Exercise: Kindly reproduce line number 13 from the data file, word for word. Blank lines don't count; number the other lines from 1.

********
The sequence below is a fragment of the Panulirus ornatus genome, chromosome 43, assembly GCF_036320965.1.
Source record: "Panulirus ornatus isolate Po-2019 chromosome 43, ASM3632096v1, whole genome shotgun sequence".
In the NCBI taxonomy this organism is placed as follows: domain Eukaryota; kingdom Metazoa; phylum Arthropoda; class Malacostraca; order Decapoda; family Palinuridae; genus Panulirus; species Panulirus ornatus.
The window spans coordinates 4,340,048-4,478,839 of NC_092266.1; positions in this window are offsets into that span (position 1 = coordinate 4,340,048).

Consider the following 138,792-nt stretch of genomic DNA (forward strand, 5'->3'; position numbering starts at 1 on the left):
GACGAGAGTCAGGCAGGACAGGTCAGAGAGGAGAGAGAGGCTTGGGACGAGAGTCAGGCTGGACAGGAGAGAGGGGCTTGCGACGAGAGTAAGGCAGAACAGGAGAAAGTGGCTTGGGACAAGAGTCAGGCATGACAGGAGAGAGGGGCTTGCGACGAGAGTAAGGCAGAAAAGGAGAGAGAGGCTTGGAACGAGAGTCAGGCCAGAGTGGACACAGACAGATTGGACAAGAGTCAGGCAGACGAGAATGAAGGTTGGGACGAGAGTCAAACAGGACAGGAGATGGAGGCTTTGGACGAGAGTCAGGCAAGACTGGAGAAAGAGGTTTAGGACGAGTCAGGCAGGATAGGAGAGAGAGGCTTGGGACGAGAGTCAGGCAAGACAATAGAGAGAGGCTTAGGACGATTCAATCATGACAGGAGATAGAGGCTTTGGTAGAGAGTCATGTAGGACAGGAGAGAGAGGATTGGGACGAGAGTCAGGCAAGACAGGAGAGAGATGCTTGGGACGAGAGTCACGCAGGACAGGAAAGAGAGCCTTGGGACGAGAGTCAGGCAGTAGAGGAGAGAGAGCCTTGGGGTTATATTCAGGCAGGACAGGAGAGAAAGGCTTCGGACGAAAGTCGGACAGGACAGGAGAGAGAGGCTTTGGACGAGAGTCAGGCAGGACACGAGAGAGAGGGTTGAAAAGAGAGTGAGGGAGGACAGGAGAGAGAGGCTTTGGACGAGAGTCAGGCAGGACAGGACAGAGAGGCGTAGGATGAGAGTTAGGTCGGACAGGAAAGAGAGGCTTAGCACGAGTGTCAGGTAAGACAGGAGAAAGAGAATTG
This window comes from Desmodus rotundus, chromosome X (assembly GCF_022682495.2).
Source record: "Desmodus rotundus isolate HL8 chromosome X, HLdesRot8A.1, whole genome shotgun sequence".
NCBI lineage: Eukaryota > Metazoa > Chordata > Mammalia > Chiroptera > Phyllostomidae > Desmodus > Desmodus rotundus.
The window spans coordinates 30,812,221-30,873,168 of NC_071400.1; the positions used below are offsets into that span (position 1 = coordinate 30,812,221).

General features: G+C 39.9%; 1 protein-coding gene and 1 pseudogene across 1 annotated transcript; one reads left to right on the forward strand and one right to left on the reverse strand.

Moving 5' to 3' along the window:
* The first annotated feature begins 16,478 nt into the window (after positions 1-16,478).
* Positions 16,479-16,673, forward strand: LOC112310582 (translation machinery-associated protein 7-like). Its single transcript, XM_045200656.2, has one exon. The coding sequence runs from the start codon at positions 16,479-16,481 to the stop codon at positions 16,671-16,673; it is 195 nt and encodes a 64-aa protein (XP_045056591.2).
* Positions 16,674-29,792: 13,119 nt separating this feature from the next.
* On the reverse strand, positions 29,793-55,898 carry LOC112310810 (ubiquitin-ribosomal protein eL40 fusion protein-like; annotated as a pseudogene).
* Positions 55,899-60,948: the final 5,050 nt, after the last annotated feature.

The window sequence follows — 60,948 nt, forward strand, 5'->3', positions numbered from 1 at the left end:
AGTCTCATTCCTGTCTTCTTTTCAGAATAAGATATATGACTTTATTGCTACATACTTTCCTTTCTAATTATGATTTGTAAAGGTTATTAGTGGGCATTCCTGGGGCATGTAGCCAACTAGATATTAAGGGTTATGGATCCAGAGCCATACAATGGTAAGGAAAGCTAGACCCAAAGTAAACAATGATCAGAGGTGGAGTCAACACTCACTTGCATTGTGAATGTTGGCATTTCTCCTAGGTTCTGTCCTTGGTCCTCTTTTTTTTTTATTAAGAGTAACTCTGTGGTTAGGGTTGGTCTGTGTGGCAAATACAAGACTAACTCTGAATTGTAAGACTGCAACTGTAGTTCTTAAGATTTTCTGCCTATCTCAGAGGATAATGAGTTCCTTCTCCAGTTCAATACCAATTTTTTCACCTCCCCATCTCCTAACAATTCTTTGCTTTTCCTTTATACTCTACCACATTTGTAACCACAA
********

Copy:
* The first annotated feature begins 16,478 nt into the window (after positions 1-16,478).